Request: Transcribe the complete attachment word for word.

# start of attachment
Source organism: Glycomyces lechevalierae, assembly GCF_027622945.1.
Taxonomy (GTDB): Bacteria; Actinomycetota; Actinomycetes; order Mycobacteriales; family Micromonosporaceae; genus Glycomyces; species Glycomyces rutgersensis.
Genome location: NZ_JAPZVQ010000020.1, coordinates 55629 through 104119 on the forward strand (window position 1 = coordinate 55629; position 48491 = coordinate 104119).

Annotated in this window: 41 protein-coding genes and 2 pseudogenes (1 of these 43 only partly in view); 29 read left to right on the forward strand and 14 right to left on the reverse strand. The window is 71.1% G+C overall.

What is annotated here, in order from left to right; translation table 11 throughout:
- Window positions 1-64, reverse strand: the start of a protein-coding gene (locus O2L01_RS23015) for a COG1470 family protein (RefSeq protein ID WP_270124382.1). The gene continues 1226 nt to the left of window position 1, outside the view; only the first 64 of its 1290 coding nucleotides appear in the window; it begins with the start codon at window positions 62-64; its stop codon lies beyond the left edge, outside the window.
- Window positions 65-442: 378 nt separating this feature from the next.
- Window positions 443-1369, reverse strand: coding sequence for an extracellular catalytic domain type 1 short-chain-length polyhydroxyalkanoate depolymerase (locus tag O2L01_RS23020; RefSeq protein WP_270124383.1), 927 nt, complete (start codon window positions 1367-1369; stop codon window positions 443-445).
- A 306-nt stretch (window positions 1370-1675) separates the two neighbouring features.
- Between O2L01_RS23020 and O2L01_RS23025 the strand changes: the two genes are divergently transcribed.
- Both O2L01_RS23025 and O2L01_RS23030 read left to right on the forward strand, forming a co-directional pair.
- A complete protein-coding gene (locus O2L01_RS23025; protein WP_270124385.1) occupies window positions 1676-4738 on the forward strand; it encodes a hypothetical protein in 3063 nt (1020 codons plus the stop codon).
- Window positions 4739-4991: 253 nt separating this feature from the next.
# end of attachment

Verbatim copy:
Source organism: Glycomyces lechevalierae, assembly GCF_027622945.1.
Taxonomy (GTDB): Bacteria; Actinomycetota; Actinomycetes; order Mycobacteriales; family Micromonosporaceae; genus Glycomyces; species Glycomyces rutgersensis.
Genome location: NZ_JAPZVQ010000020.1, coordinates 55629 through 104119 on the forward strand (window position 1 = coordinate 55629; position 48491 = coordinate 104119).

Annotated in this window: 41 protein-coding genes and 2 pseudogenes (1 of these 43 only partly in view); 29 read left to right on the forward strand and 14 right to left on the reverse strand. The window is 71.1% G+C overall.

What is annotated here, in order from left to right; translation table 11 throughout:
- Window positions 1-64, reverse strand: the start of a protein-coding gene (locus O2L01_RS23015) for a COG1470 family protein (RefSeq protein ID WP_270124382.1). The gene continues 1226 nt to the left of window position 1, outside the view; only the first 64 of its 1290 coding nucleotides appear in the window; it begins with the start codon at window positions 62-64; its stop codon lies beyond the left edge, outside the window.
- Window positions 65-442: 378 nt separating this feature from the next.
- Window positions 443-1369, reverse strand: coding sequence for an extracellular catalytic domain type 1 short-chain-length polyhydroxyalkanoate depolymerase (locus tag O2L01_RS23020; RefSeq protein WP_270124383.1), 927 nt, complete (start codon window positions 1367-1369; stop codon window positions 443-445).
- A 306-nt stretch (window positions 1370-1675) separates the two neighbouring features.
- Between O2L01_RS23020 and O2L01_RS23025 the strand changes: the two genes are divergently transcribed.
- Both O2L01_RS23025 and O2L01_RS23030 read left to right on the forward strand, forming a co-directional pair.
- A complete protein-coding gene (locus O2L01_RS23025; protein WP_270124385.1) occupies window positions 1676-4738 on the forward strand; it encodes a hypothetical protein in 3063 nt (1020 codons plus the stop codon).
- Window positions 4739-4991: 253 nt separating this feature from the next.